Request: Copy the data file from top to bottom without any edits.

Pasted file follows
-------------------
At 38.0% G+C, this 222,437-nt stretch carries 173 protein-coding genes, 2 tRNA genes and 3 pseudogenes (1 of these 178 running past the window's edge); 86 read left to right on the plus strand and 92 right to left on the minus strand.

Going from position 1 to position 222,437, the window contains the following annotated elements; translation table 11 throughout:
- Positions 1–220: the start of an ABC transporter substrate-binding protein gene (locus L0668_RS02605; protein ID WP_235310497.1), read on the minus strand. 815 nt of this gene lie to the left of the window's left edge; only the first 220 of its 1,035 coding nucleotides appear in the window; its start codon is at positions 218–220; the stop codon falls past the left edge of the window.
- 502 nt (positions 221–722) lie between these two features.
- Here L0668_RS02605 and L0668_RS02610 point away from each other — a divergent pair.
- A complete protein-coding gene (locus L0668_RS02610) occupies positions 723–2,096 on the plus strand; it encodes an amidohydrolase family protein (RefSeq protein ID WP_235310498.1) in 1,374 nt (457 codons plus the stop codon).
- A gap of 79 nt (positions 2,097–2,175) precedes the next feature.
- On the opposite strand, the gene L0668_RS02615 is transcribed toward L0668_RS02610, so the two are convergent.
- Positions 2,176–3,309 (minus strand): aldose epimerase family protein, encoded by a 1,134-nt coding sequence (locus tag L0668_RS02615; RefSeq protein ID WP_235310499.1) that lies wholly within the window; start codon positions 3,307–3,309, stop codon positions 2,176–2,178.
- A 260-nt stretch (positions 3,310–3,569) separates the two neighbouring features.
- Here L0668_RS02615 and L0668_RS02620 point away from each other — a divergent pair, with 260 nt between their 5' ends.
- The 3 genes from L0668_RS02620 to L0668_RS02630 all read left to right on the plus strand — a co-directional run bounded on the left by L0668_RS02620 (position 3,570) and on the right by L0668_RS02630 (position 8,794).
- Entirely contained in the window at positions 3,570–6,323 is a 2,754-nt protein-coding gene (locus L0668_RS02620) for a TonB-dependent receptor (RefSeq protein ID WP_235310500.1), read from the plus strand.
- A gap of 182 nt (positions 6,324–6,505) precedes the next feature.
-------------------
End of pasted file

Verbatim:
At 38.0% G+C, this 222,437-nt stretch carries 173 protein-coding genes, 2 tRNA genes and 3 pseudogenes (1 of these 178 running past the window's edge); 86 read left to right on the plus strand and 92 right to left on the minus strand.

Going from position 1 to position 222,437, the window contains the following annotated elements; translation table 11 throughout:
- Positions 1–220: the start of an ABC transporter substrate-binding protein gene (locus L0668_RS02605; protein ID WP_235310497.1), read on the minus strand. 815 nt of this gene lie to the left of the window's left edge; only the first 220 of its 1,035 coding nucleotides appear in the window; its start codon is at positions 218–220; the stop codon falls past the left edge of the window.
- 502 nt (positions 221–722) lie between these two features.
- Here L0668_RS02605 and L0668_RS02610 point away from each other — a divergent pair.
- A complete protein-coding gene (locus L0668_RS02610) occupies positions 723–2,096 on the plus strand; it encodes an amidohydrolase family protein (RefSeq protein ID WP_235310498.1) in 1,374 nt (457 codons plus the stop codon).
- A gap of 79 nt (positions 2,097–2,175) precedes the next feature.
- On the opposite strand, the gene L0668_RS02615 is transcribed toward L0668_RS02610, so the two are convergent.
- Positions 2,176–3,309 (minus strand): aldose epimerase family protein, encoded by a 1,134-nt coding sequence (locus tag L0668_RS02615; RefSeq protein ID WP_235310499.1) that lies wholly within the window; start codon positions 3,307–3,309, stop codon positions 2,176–2,178.
- A 260-nt stretch (positions 3,310–3,569) separates the two neighbouring features.
- Here L0668_RS02615 and L0668_RS02620 point away from each other — a divergent pair, with 260 nt between their 5' ends.
- The 3 genes from L0668_RS02620 to L0668_RS02630 all read left to right on the plus strand — a co-directional run bounded on the left by L0668_RS02620 (position 3,570) and on the right by L0668_RS02630 (position 8,794).
- Entirely contained in the window at positions 3,570–6,323 is a 2,754-nt protein-coding gene (locus L0668_RS02620) for a TonB-dependent receptor (RefSeq protein ID WP_235310500.1), read from the plus strand.
- A gap of 182 nt (positions 6,324–6,505) precedes the next feature.